I read today that the assumption is that the existing copper network in the UK will eventually be phased out and everyone will be forced onto the fibre.
So we have a bright, rosy future where if we want some sort of landline at home, we will have to move to VOIP. I like using something with a cable attached from time to time - I don't want to irradiate my head all day long with a wireless or mobile system.
Anyway, here's one small flaw in the fibre.
With the existing copper network, your phone at home (assuming you still have one) is powered from the exchange. If your house loses power, your landline will still function - assuming the generator and UPS down at the exchange are routinely tested and working, and the generator doesn't run out of diesel before the power comes back on.
With fibre, you need to provide power at your end to whatever network device that lights up your end of the fibre (the small unit I have linked to costs $472 ex-GST too). So if you want to have a VOIP service that still works when you are sitting in darkness, you will need a UPS and perhaps even a small generator at home.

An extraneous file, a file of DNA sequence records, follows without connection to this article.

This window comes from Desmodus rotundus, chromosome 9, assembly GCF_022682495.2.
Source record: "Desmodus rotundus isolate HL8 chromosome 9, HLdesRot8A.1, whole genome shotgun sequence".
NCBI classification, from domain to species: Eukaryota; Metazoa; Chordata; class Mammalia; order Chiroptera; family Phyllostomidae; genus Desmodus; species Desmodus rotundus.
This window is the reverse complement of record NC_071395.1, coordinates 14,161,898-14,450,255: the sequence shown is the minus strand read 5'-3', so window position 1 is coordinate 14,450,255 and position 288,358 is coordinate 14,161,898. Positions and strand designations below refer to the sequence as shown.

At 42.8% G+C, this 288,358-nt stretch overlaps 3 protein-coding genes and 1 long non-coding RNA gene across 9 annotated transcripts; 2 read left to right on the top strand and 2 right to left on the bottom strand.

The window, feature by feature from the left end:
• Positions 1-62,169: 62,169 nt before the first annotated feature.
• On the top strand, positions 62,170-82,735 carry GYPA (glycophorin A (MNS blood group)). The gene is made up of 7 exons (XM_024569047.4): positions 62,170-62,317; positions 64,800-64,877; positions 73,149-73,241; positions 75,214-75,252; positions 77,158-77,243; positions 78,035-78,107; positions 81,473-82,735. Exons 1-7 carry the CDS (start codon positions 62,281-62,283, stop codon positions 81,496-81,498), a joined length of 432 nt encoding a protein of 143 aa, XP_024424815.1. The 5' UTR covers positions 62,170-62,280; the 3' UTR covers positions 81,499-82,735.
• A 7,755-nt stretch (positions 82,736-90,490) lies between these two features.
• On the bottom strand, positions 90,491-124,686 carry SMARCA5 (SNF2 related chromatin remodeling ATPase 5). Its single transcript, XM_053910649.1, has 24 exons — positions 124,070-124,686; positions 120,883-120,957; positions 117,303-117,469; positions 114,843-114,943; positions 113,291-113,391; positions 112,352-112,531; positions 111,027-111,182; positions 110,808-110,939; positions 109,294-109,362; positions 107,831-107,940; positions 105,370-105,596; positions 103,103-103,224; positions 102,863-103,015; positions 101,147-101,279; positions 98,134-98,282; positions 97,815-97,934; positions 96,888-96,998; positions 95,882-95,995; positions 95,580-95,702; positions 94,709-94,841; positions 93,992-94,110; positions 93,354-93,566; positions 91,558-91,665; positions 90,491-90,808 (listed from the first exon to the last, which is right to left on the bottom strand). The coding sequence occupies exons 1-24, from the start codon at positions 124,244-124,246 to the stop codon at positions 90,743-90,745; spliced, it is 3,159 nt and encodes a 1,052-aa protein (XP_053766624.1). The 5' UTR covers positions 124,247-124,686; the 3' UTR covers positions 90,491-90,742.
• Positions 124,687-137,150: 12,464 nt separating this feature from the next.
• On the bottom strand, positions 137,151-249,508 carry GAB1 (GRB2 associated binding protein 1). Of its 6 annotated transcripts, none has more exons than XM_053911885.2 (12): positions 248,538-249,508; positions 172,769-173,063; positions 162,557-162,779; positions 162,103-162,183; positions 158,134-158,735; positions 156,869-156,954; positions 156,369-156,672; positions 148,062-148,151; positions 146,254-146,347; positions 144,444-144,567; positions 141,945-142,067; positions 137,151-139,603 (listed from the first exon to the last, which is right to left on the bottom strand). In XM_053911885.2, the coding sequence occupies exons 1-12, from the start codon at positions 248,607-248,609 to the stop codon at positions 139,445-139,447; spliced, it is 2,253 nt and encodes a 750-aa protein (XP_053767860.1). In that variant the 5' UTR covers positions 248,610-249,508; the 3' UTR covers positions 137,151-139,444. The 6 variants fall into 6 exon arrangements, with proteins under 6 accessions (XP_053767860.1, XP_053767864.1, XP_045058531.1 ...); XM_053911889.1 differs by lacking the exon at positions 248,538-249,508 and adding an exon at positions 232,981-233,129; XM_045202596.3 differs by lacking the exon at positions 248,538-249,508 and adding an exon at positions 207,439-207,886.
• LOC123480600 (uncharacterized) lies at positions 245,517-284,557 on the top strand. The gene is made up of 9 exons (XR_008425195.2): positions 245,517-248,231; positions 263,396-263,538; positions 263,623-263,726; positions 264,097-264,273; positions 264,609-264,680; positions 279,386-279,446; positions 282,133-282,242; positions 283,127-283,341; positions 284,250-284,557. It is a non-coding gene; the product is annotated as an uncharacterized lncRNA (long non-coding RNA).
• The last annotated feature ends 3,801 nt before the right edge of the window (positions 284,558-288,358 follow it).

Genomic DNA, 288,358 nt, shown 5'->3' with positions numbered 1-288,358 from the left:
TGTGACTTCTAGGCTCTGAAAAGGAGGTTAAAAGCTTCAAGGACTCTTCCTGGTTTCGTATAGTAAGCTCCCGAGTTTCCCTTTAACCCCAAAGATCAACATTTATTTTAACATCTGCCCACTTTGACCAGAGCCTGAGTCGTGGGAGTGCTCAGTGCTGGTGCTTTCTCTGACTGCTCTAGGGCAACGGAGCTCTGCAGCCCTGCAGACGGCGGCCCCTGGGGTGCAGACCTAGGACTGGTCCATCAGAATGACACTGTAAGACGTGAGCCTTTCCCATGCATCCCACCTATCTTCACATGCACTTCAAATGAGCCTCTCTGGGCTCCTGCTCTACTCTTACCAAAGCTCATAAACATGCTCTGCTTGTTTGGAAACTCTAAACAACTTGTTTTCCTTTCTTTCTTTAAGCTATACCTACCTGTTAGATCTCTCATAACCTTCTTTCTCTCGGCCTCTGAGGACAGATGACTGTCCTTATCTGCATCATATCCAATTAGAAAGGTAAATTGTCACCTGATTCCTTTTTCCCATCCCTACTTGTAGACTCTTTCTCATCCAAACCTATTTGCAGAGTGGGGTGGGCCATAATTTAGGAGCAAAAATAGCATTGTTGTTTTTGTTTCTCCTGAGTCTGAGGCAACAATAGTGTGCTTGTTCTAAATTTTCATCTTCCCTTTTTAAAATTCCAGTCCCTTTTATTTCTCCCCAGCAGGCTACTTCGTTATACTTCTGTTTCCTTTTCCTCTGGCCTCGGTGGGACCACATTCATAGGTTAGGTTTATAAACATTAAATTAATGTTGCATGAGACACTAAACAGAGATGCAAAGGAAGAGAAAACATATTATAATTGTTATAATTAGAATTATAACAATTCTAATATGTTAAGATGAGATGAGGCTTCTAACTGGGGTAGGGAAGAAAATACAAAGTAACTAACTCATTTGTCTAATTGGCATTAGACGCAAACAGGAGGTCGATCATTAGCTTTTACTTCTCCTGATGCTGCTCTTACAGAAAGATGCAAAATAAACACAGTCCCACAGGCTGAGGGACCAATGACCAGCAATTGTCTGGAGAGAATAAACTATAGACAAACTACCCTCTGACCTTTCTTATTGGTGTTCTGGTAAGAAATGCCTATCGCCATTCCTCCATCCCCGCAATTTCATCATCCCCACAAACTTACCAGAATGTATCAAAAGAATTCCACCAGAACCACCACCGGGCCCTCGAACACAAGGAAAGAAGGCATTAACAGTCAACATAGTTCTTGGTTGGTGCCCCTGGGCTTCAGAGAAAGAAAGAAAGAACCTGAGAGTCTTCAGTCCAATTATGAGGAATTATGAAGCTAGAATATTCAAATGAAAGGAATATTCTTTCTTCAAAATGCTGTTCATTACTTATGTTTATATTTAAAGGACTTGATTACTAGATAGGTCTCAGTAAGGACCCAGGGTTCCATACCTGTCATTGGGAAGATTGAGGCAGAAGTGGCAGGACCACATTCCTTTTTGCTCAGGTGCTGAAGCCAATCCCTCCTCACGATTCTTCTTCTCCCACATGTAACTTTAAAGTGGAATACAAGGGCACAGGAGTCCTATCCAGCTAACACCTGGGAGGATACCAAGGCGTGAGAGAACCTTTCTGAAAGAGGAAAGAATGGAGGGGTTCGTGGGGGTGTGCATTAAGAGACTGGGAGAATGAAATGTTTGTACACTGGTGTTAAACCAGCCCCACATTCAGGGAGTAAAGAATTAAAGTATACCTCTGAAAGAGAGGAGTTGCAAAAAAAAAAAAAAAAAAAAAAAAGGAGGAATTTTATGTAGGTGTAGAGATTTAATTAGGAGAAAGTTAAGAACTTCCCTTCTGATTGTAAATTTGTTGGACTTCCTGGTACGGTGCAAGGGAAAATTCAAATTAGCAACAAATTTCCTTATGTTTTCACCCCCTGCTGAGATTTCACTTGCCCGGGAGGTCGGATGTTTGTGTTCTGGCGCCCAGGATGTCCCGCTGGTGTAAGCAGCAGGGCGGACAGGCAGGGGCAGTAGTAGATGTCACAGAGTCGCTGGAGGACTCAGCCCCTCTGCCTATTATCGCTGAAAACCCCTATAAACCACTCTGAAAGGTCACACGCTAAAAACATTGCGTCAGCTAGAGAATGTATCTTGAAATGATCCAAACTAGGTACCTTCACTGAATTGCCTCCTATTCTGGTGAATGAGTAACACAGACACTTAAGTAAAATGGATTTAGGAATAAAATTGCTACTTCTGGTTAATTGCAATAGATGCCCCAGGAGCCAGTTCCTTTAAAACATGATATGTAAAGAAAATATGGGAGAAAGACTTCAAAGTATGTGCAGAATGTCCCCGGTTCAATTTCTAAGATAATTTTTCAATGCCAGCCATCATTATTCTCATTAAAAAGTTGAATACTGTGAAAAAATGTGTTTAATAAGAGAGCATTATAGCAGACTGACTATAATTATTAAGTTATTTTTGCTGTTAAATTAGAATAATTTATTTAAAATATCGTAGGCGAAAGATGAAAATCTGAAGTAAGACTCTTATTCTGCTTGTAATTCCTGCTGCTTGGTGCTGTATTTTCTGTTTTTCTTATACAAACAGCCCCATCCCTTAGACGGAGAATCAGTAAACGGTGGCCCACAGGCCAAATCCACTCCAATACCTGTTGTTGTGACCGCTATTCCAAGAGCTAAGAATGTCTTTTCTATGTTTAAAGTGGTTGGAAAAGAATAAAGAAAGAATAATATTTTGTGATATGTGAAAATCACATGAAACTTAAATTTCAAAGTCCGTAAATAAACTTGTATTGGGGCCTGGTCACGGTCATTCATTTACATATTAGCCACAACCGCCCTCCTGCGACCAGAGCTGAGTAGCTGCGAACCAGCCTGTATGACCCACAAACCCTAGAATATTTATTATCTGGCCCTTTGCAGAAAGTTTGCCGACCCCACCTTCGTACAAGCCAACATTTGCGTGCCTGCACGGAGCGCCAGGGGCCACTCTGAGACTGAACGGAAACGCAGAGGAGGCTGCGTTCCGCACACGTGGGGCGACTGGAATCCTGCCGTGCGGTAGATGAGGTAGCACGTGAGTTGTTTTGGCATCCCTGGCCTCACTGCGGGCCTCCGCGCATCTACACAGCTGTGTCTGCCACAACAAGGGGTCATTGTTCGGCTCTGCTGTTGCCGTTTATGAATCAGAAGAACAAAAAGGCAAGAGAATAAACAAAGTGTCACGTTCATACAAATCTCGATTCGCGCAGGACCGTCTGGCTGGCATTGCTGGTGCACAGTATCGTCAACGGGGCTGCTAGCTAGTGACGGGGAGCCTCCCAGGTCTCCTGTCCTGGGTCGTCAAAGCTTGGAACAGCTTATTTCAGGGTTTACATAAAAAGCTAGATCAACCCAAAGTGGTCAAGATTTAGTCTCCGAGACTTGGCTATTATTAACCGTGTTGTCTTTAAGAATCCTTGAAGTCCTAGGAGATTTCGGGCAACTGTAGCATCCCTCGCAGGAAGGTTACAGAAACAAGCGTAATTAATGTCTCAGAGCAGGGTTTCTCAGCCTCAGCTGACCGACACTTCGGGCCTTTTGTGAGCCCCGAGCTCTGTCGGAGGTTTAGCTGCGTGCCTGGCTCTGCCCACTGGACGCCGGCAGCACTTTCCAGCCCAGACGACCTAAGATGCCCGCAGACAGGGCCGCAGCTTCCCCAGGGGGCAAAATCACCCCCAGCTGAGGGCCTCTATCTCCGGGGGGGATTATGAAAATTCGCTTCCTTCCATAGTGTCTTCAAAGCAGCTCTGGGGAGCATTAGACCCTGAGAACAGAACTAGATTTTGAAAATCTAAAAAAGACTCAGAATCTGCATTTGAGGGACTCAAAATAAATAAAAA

Now you could of course say that you will be happy to fall back on your mobile phone if there is an emergency, but it's a bit hard to call an ambulance in a black out if your phone goes flat.... and how are you going to charge it then? You're also assuming that the mobile network will remain uncongested during a blackout when everyone else has also lost their landlines - which is an assumption likely to make an ass out of U and me (assume = ass-u-me).
I'm wondering how the emergency services will react to that small fly in the ointment - if they've even thought of it. The other thing is that your ISP will have no offer you a VOIP service (which the likes of iiNet already do), but I don't think the ISP's are currently offering VOIP with the same level of uptime as the Telstra landline network. It's amazing how big a gap there is in reliability between something that offers 99.999% reliability and 99.9%. Do the sums yourself.
In Bournemouth in the UK:
The fibre broadband is being delivered to the homes through the sewer network which is how the costs are being kept lower as there is 90% less digging and the fibre optic network can be laid much faster. The total cost is expected to be around £30 million.
Using the sewers? So now they will have crap flowing in and out of the house via the same pipes.